“We should do away with the absolutely specious notion that everybody has to earn a living. It is a fact today that one in ten thousand of us can make a technological breakthrough capable of supporting all the rest. The youth of today are absolutely right in recognizing this nonsense of earning a living. We keep inventing jobs because of this false idea that everybody has to be employed at some kind of drudgery because, according to Malthusian Darwinian theory he must justify his right to exist…

The true business of people should be to go back to school and think about whatever it was they were thinking about before somebody came along and told them they had to earn a living.”

~ R. Buckminster Fuller

Others, including e.g. Bertrand Russell, and Henry David Thoreau, have also remarked on the essential folly of working for a living. Indeed, some progressive municipalities are beginning to discuss, consider, even experiment with providing their citizens a stipend, sufficient to allow them to live and pursue their individual callings.

What if the whole notion of work, and the civic duty to work so beloved of the conservative right, is just a fiction conceived and maintained to hold us in thrall?

“The conception of duty, speaking historically, has been a means used by the holders of power to induce others to live for the interests of their masters rather than for their own.”

~ Bertrand Russell

Play

Alternatives, might we but consider them, abound.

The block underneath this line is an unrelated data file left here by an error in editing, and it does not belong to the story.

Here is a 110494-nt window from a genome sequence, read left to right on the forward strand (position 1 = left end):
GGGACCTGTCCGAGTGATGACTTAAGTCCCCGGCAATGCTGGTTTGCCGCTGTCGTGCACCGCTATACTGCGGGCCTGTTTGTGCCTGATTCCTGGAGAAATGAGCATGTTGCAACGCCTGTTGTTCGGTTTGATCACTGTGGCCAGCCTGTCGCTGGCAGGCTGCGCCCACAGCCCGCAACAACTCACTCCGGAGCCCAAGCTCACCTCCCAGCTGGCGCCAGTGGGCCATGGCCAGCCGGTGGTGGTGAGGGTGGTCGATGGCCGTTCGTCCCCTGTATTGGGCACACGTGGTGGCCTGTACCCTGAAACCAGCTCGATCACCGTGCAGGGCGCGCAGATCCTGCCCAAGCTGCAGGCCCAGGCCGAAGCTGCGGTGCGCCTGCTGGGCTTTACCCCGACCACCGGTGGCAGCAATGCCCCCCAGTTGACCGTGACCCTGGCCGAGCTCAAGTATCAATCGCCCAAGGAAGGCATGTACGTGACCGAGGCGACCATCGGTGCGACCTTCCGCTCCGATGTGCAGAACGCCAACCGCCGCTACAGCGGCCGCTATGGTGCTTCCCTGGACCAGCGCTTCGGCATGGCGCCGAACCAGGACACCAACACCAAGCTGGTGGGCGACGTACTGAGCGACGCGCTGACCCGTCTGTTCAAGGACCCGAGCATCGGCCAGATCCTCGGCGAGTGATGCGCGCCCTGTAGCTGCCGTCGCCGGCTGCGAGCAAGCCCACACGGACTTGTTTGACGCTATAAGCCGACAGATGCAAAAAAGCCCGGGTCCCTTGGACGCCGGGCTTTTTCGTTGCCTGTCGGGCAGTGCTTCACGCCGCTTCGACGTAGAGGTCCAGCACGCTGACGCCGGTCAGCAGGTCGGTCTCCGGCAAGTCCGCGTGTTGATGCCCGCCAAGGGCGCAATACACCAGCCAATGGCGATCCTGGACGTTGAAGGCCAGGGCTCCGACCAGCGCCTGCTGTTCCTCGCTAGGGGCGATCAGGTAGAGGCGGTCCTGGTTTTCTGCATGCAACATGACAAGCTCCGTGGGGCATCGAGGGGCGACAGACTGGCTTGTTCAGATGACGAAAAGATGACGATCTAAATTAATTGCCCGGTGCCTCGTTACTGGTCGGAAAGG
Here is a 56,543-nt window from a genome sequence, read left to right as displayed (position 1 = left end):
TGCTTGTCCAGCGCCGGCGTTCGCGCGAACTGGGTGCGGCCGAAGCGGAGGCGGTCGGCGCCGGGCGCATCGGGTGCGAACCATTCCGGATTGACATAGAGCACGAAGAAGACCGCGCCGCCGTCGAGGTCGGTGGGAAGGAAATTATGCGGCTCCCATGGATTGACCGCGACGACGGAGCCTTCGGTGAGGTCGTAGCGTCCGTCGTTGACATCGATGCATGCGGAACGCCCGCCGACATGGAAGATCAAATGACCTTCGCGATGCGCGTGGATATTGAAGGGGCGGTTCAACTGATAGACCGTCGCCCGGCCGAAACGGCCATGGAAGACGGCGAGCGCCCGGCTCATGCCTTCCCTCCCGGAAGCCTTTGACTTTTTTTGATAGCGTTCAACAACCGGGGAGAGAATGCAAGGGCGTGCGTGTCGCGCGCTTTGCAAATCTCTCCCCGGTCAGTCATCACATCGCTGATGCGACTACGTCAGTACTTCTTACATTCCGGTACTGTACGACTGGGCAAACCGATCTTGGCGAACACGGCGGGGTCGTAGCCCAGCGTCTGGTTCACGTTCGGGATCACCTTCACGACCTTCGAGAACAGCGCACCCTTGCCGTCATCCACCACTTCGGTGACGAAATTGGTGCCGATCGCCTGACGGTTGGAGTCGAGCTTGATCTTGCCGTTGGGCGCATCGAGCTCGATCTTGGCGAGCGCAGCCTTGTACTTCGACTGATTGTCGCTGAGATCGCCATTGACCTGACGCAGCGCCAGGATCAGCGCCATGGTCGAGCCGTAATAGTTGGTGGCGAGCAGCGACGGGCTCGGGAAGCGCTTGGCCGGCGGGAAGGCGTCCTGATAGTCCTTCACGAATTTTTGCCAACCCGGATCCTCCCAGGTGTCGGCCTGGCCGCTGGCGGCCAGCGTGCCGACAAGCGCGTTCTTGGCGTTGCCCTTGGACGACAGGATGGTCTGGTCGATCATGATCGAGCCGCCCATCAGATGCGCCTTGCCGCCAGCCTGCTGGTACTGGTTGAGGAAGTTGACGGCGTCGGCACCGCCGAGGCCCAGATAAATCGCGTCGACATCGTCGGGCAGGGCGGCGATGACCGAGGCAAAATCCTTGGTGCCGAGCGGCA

I myself am fond of the idea of play:

“Do nothing that is not play.”

~ Marshall Rosenberg

Marshall Rosenberg defines play as all those things we truly choose to do – actions we take for their own sake, and not because we are afraid of the consequences or hoping for some kind of reward.

What if we encouraged folks to “play”, rather than “work”? To do those things in which they find intrinsic joy and delight, rather than those things they “have” to do (to please the boss, to get paid, because they feel obligated, etc.).

What effect would that have on motivation? On joy? On engagement? On innovation? On delight, for everyone concerned?

Maybe you believe that folks, free from the violence of coercion, would just slack off? What might that say about your Theory-X vs Theory-Y orientation? About your assumptions regarding people and human nature?

How do you feel about the notion of replacing work with play? How far is it from e.g. Drucker’s widely-accepted perspective?:

“Accept the fact that we have to treat almost anybody as a volunteer.”

~ Peter Drucker

– Bob

Further Reading

Henry Hikes To Fitchburg ~ D.B. Johnson
The Importance of Play (A Valentine for Marshall Rosenberg, part 2) ~ John Kinyon

Other Posts In This Occasional Series

What If #1 – No Management
What If #2 – No Process
What If #3 – No Telling
What If #4 – No Answers
What If #5 – Continuous Improvement Is Useless
What If #6 ~ Agile Nirvana
What If #8 – Agile Never Happened

The Antimatter Model

spiral

For me, the power of any model lies in its predictive ability – that’s to say, in its ability to help us predict what might happen when we intervene in the domains, or systems, to which it applies.

“Essentially, all models are wrong, but some are useful.”

~ George Box

For example, the Dreyfus Model helps us predict the impact and outcomes of training initiatives and interventions; the Marshall Model helps us predict the outcomes of our organisational change efforts and interventions.

The Antimatter Principle

The Antimatter Principle is a principle, not a model.

Principle: a fundamental truth or proposition that serves as the foundation for a system of belief or behaviour or for a chain of reasoning.”

The Antimatter Principle proposes a single course of action (namely, attending to folks’ needs) is sufficient as a means to create a climate – or environment – that will lead to groups, teams and entire organisations becoming more effective at collaborative knowledge work.